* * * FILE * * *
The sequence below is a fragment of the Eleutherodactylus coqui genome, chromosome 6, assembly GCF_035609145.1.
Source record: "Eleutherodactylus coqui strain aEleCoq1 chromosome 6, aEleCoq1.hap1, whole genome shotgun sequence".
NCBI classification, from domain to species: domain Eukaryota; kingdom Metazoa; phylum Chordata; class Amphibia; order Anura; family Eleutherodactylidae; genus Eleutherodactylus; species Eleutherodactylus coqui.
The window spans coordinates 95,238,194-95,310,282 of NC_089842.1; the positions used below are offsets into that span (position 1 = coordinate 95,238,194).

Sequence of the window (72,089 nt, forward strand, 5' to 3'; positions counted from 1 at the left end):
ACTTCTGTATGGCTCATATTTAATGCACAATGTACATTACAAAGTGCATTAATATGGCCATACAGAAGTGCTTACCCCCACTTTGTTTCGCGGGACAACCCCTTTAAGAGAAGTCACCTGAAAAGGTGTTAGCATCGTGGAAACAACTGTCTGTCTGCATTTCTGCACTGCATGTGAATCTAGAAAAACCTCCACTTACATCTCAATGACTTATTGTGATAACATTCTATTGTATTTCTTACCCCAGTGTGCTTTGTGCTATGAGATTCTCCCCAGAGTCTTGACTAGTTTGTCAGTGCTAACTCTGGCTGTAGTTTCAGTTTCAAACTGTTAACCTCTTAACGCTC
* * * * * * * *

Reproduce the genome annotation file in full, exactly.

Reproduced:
The sequence below is a fragment of the Eleutherodactylus coqui genome, chromosome 6, assembly GCF_035609145.1.
Source record: "Eleutherodactylus coqui strain aEleCoq1 chromosome 6, aEleCoq1.hap1, whole genome shotgun sequence".
NCBI classification, from domain to species: domain Eukaryota; kingdom Metazoa; phylum Chordata; class Amphibia; order Anura; family Eleutherodactylidae; genus Eleutherodactylus; species Eleutherodactylus coqui.
The window spans coordinates 95,238,194-95,310,282 of NC_089842.1; the positions used below are offsets into that span (position 1 = coordinate 95,238,194).

Sequence of the window (72,089 nt, forward strand, 5' to 3'; positions counted from 1 at the left end):
ACTTCTGTATGGCTCATATTTAATGCACAATGTACATTACAAAGTGCATTAATATGGCCATACAGAAGTGCTTACCCCCACTTTGTTTCGCGGGACAACCCCTTTAAGAGAAGTCACCTGAAAAGGTGTTAGCATCGTGGAAACAACTGTCTGTCTGCATTTCTGCACTGCATGTGAATCTAGAAAAACCTCCACTTACATCTCAATGACTTATTGTGATAACATTCTATTGTATTTCTTACCCCAGTGTGCTTTGTGCTATGAGATTCTCCCCAGAGTCTTGACTAGTTTGTCAGTGCTAACTCTGGCTGTAGTTTCAGTTTCAAACTGTTAACCTCTTAACGCTC